Pay-by-cell-phone parking hits Toronto

Torontonians can now pay for parking using their cell phones at 29 different Imperial Parking (Impark) parking lots throughout the Greater Toronto Area (GTA).

Mint Technology Corp., based in Toronto, provides the mobile phone payment service for Impark, dubbed PayMint.

Gordon Craig, vice-president of Impark in Toronto, said the company is always looking to increase the number of ways its customers can pay at its parking lots.

“We were the first ones to add pay and display, and the first to add pay-by-cell-phone in Vancouver two years ago,” Craig said.

Impark has about 500 lots — and is headquartered — in Vancouver, but only has about 60 lots in Toronto. Drivers can pay for parking using their cell phones at about 400 Impark lots in Vancouver compared with Toronto’s 29.

A major impetus behind Vancouver’s pay-by-cell-phone program was credit card fraud. In fact, Craig said the problem was so rampant in some Vancouver communities that mobile phone payment is now the only form of payment accepted at some of Impark’s locations.

To use the mobile phone payment system, users can sign up by telephone or over the Internet on Mint’s Web site,, by clicking on the PayMint Logo. Users simply have to provide their credit card information, their license plate number, plus their home telephone number and address. Users can register multiple automobiles under the same credit card and will soon be able to register more than one credit card, said Stephen Jack, director of marketing for Mint.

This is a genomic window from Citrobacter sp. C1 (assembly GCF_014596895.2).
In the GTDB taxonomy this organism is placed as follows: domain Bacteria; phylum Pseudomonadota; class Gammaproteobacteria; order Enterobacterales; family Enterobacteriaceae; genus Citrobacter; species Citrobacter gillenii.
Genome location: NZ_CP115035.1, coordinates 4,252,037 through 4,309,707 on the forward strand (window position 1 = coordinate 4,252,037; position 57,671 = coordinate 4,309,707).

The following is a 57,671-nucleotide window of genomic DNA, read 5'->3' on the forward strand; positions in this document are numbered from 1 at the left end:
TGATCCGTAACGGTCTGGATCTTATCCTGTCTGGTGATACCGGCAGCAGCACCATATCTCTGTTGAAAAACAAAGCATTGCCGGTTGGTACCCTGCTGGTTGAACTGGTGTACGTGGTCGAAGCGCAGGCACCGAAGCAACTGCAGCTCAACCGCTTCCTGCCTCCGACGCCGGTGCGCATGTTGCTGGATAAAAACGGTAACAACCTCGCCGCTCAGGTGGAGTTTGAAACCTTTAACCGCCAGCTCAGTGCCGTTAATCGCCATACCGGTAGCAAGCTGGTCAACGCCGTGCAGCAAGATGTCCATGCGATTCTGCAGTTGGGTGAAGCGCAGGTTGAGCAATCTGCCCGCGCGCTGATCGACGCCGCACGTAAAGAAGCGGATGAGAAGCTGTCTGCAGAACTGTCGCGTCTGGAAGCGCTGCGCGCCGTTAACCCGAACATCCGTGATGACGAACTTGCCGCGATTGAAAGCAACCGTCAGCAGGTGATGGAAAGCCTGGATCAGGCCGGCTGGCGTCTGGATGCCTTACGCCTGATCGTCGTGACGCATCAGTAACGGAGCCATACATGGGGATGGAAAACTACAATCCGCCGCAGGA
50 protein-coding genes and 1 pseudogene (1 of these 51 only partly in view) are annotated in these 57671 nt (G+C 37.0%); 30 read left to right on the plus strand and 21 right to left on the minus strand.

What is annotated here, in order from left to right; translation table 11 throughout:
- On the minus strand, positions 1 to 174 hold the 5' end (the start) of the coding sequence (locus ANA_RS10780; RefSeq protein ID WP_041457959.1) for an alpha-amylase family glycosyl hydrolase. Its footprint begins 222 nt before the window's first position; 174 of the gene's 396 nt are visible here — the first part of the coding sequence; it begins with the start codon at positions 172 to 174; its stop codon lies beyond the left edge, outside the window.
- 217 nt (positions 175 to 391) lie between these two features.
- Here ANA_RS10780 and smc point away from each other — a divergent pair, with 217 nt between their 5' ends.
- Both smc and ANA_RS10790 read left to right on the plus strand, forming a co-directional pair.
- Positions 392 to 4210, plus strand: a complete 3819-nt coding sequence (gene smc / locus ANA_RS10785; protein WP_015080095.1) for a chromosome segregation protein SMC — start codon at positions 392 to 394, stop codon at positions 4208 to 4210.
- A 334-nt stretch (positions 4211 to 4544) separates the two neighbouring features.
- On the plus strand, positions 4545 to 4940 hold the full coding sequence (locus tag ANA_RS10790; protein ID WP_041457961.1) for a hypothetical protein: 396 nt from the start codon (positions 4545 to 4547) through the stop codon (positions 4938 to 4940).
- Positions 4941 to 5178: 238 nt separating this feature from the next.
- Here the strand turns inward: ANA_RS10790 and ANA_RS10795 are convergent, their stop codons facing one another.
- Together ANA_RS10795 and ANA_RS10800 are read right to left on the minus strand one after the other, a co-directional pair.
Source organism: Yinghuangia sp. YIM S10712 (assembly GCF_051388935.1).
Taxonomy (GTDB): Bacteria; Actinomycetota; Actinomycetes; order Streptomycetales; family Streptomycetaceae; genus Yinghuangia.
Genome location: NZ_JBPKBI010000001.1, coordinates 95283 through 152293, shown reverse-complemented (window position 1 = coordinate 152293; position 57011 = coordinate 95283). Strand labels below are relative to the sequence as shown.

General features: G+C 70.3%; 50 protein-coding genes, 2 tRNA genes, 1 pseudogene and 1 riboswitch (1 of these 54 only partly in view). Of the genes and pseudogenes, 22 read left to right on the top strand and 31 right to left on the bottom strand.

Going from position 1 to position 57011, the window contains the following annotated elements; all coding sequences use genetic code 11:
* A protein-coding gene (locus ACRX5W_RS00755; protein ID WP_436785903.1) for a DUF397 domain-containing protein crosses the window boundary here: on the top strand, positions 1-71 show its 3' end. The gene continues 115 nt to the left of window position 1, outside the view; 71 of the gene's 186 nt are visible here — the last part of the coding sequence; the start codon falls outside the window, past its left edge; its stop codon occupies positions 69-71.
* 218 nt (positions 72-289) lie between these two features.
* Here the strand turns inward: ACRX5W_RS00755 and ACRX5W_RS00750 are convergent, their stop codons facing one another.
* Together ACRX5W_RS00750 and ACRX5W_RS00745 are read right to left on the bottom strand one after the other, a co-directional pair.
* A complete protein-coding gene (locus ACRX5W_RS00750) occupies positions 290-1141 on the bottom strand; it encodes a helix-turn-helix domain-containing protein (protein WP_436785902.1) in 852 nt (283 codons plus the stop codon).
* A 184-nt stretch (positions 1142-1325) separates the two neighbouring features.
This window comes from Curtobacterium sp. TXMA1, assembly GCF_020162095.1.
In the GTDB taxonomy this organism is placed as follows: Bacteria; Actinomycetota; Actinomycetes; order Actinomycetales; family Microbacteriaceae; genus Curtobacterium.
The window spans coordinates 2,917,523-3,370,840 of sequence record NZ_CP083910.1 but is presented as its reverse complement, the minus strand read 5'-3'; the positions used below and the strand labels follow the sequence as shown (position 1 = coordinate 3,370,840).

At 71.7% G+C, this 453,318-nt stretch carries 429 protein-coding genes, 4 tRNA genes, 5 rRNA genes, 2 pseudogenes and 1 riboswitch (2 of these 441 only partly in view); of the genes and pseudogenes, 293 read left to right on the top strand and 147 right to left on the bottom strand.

After registering, users can visit any Impark lot and pay just by calling the PayMint number, which is posted at each parking lot, from their mobile phone and indicating how much parking time they would like to purchase. About 30 minutes before parking time is up, PayMint sends users a text messages to notify them their time is about to expire, Jack explained. Then users have the option to call back PayMint and extend their parking time. Also, if they have purchased too much time, they can remove the excess, he added.

To ensure information isn’t intercepted, Mint uses 128-bit SSL encryption, Jack said.

Additionally, PayMint costs Impark nothing — it’s the drivers who pick up the cost. On top of paying Impark’s parking fees, users of the mobile phone payment service are charged 50 cents by Mint for each time they use the PayMint service, or $10 a month for unlimited use.

Impark can access data about its parking lots through the Web. Also, Impark’s parking lot attendants can verify that drivers have paid to park in their lots by cross-checking license plate numbers with those in the Mint database using aBlackBerries from Research in Motion Ltd.

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